Qualitative Research
What, why and how
(...and should I even go there?)
Alexander M Clark, PhD BA(Hons) RN
Associate Professor,
University of Alberta
AHFMR Population Health Investigator
CIHR New Investigator
[email protected]
What is qualitative research?
• Research based on non-numerical data
• Variety of different:
– Philosophical bases
– Methods
– Data collection techniques
• So be wary of oversimplifying diversity…
What qualitative research is not…
• Not:
– ‘Quality of life’ research
– Research into quality
– Survey with open ended questions
– Count the number of particular words
Characteristics of qualitative research
• Insider’s perspective
– Personal involvement
– Openness to ‘the other’
• Holistic
– Context
– Complexity
– Depth
• Inductive
– Responsiveness
– Moving beyond the specific
• (Morse 1992; Powers and Knapp 1995)
Data generation techniques
• Research using non-numerical data
– Transcribed speech
• Focus groups
• Interviews
– Observational notes
• Field observers
– Historical documents
•
•
•
•
Official records
Letters
Emails!
Web pages
Qualitative Research: An evolution
• 1980s
– Low awareness
– Difficult to attain funding
– Absent from government
policy
– Marginal presence in
medicine journals
– Greater presence in
social science and
nursing journals
• 2000s
– Moderate awareness
– Attractive to funding
bodies
– Informs government
policy
– Permeation into most
(though not all)
mainstream health /
medical journals
The origin of qualitative research
• Understanding the ‘other’
– Imperialist Ethnography
– ‘Objective, colonizing accounts of field
experiences…(of that which was) alien, foreign
and strange’
– Prominent ethnographies:
• Native Americans
• African tribes
Mary Kingsley (1862-1930)
‘Travels in West Africa’ (1897)
‘West African Studies’ (1899)
• ‘…a new reason for polygamy…it enabled a man to get enough
to eat.
This sounds sinister from a notoriously cannibal tribe; but the
explanation is that the Fans are an exceedingly hungry tribe,
and require a great deal of providing for.
It is their custom to eat about ten times a day when in village,
and the men spend most of their time in the palaver- houses
at each end of the street, the women bringing them bowls of
food of one kind or another all day long.
When the men are away in the forest rubber or elephanthunting, and have to cook their own food, they cannot get
quite so much; but when I have come across them on these
expeditions, they halted pretty regularly every two hours and
had a substantial snack, and the gorge they all go in for after a
successful elephant hunt is a thing to see--once.’
• Gradual movement to less imperialist, more
culturally and socially sensitive approaches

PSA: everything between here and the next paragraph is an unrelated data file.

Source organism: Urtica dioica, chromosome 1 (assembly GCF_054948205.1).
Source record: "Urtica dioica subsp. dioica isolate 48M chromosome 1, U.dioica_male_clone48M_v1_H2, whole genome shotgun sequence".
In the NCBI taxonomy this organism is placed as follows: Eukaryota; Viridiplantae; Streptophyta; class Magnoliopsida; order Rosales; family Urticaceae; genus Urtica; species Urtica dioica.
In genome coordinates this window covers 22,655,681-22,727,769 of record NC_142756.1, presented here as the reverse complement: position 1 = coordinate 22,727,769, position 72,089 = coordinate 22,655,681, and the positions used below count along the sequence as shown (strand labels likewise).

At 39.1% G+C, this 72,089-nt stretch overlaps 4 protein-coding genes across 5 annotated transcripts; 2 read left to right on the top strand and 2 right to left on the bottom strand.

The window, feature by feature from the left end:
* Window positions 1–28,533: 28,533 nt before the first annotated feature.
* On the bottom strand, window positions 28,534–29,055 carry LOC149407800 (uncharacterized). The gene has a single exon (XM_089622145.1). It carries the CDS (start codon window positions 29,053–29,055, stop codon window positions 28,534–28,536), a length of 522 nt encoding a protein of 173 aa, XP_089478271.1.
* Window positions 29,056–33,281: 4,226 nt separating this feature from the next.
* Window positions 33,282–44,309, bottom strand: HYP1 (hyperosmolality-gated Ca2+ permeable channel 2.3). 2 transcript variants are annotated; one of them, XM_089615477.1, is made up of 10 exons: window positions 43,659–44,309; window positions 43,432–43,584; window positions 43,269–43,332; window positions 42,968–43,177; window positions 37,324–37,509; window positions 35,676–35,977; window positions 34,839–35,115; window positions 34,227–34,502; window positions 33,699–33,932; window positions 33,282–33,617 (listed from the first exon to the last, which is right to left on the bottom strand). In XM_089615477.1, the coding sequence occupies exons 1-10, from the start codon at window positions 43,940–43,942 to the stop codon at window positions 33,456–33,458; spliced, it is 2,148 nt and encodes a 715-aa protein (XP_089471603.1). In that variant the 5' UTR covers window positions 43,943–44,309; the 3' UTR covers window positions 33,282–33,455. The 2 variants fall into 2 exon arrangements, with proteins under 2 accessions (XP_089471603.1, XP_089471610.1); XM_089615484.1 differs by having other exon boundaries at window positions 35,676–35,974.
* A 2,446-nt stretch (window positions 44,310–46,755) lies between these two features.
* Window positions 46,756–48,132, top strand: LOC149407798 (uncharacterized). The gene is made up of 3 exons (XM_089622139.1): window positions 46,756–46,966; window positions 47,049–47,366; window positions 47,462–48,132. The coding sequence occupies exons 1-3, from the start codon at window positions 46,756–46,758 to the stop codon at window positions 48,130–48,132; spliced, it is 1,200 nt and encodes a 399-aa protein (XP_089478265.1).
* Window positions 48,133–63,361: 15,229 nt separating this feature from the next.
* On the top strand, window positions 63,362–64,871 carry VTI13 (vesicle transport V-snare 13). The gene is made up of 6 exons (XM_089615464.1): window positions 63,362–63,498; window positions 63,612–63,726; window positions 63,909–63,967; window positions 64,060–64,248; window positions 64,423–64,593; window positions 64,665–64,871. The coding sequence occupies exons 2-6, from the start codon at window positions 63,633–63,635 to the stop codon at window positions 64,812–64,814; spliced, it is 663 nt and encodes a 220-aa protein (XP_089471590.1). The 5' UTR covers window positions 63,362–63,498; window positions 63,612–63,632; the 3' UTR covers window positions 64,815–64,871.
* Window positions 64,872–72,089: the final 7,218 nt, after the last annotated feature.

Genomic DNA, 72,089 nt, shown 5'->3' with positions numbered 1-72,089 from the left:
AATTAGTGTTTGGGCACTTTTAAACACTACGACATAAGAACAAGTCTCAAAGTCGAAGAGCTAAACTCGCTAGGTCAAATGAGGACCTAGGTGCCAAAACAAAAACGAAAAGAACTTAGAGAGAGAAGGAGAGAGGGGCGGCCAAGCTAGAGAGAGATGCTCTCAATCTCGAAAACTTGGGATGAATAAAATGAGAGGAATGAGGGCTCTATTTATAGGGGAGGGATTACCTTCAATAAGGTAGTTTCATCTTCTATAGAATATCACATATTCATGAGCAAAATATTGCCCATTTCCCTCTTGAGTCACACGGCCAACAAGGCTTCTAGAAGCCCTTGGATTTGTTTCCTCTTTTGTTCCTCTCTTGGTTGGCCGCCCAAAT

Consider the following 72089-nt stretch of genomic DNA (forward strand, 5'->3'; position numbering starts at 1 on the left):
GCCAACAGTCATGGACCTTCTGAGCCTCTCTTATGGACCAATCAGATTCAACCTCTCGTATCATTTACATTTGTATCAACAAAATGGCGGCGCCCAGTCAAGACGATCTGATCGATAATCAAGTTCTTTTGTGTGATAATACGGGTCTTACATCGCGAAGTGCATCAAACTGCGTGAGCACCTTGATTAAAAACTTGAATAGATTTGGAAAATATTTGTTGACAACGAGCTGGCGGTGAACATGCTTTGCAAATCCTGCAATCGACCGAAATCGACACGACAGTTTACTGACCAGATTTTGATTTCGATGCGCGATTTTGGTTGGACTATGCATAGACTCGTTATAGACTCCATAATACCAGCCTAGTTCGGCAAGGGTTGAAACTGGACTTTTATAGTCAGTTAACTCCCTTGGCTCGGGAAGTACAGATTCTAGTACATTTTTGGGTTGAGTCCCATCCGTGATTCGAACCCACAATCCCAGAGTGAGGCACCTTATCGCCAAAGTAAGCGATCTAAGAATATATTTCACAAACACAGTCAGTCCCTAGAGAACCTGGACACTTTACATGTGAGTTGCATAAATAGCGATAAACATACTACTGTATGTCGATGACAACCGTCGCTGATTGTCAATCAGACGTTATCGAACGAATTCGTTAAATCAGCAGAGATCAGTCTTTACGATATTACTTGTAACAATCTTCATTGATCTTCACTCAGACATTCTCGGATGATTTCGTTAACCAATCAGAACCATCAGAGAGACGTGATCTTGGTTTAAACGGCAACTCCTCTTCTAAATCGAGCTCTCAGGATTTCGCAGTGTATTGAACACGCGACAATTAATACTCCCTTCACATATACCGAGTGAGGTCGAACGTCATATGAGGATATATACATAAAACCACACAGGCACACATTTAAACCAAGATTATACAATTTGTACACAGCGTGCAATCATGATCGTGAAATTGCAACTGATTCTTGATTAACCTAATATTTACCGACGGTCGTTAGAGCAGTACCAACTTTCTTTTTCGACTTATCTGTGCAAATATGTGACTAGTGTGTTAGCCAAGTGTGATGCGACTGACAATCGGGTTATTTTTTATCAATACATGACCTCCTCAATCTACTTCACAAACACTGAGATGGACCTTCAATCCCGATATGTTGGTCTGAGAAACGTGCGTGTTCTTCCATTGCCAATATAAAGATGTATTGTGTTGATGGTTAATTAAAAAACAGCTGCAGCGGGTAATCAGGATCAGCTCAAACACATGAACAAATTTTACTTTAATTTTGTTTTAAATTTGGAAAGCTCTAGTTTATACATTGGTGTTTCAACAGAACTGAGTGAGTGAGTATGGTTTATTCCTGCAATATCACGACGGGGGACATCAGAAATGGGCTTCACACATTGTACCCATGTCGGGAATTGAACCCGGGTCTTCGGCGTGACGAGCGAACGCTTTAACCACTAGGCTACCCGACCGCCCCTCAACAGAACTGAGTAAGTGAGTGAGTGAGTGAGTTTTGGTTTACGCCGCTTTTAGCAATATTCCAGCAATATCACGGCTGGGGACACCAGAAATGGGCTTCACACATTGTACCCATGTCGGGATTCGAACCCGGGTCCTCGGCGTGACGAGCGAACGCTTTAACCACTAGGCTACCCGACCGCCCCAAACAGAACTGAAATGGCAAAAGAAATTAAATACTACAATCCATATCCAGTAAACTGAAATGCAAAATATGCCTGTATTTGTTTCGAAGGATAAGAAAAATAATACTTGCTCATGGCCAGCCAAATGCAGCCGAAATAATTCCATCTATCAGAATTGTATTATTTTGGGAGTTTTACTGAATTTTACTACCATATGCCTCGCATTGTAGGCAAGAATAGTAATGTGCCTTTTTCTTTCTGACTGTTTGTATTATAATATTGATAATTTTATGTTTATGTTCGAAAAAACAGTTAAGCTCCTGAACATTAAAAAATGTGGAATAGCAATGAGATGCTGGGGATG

Summary point 1: What
• Qualitative Research now established set of
techniques
• Uses a variety of techniques to collect non-
numerical data
• Moved from outsiders’ to insiders’
perspective
• Seeks to provide a holistic account based on
inductive reasoning
Why?: Types of questions
• What is the society like?
– Social norms
– Cultural practices
• Why do certain behaviours occur?
– Processes
– Patterns
– Paradoxical
– Surprising
• What is this experience like?
– Nuances
– Depth
Explaining patterns in data
• Increasingly large volume and sophistication in
quantitative data collection
– Large cohorts
– Numerous fields
– Automated data linkage and storage
• Patterns are increasingly described…but not
explained
Examples…
• Delay in seeking help during heart attack
– 90 minute window for clot busting therapy
– Average 4 hour delay time to help seeking
• Availability of services to reduce risk after
heart attack
– Evidence of mortality benefit
– 30% participation rate
– Rates lowest in those in most need
What is missing?
• All that is useful cannot be quantified
– Complexity
– Unknown factors
– Process
– Defies quantification
• Values
• Aspirations
• Human decision-making
Example 2: Knowledge utilization
• Evidence-based practices rates around 30%
• Poor insights into:…
– Why guidelines are poorly utilized?
– What factors influence implementation of
evidence?
– What can be done to improve rates…
Low compliance
• Greater impact on health if existing therapies
are used than from new therapies (WHO
2004)
• Around 50% ‘compliance’ rates in those with
chronic disease
• Increasingly strained health care infrastructure
to provide professional support
Systematic review of qualitative
research
• Synthesizing findings from a number of studies in a
common topic
–
–
–
–
Meta-synthesis / Meta-ethnography
Search strategy
Selection criteria
Synthesis of bodies of studies
Why? Summary Point 2
• Qualitative research can address questions
– What is the society like?
– Why do certain behaviours occur?
– What is this experience like?
– Individual studies or reviews
How?: Philosophical bases
• Constructivism
– Relativism
• Realism
– Critical realism
– Postpositivism
• Positivism
– Objectivism
Methods
• Grounded theory
– Theory around social processes
• Phenomenology / Hermeneutics
– Experience and meaning
• Ethnography
– Culture
• Document / Historical
• Generic
A brief overview
• Phenomenology
Complex lived experience
• Grounded theory
Theories of the social
• Ethnography
Culture
• Case Study
Deep understanding of cases
• Generic / Interpretive
Descriptive
Experiences or perspectives
Phenomenology
• Focus:
• Domain:
• Background:
The study of phenomena
Being, lived experiences,
essences
Philosophy
• Names:
Husserl, Heidegger, Gadamer
• Data collection: One to one interviews
Use of phenomenology in health research
• Meaning
– Experiences
• Living
– Illnesses / Health
• Perspectives
– Beliefs, decision-making,
judgments…
• Understanding
• Beck (1992) PPD
– DSMIV
– Personal experience
• Bowman (1991) Chronic
back pain
– Pain scores
– Effect on independence,
living and health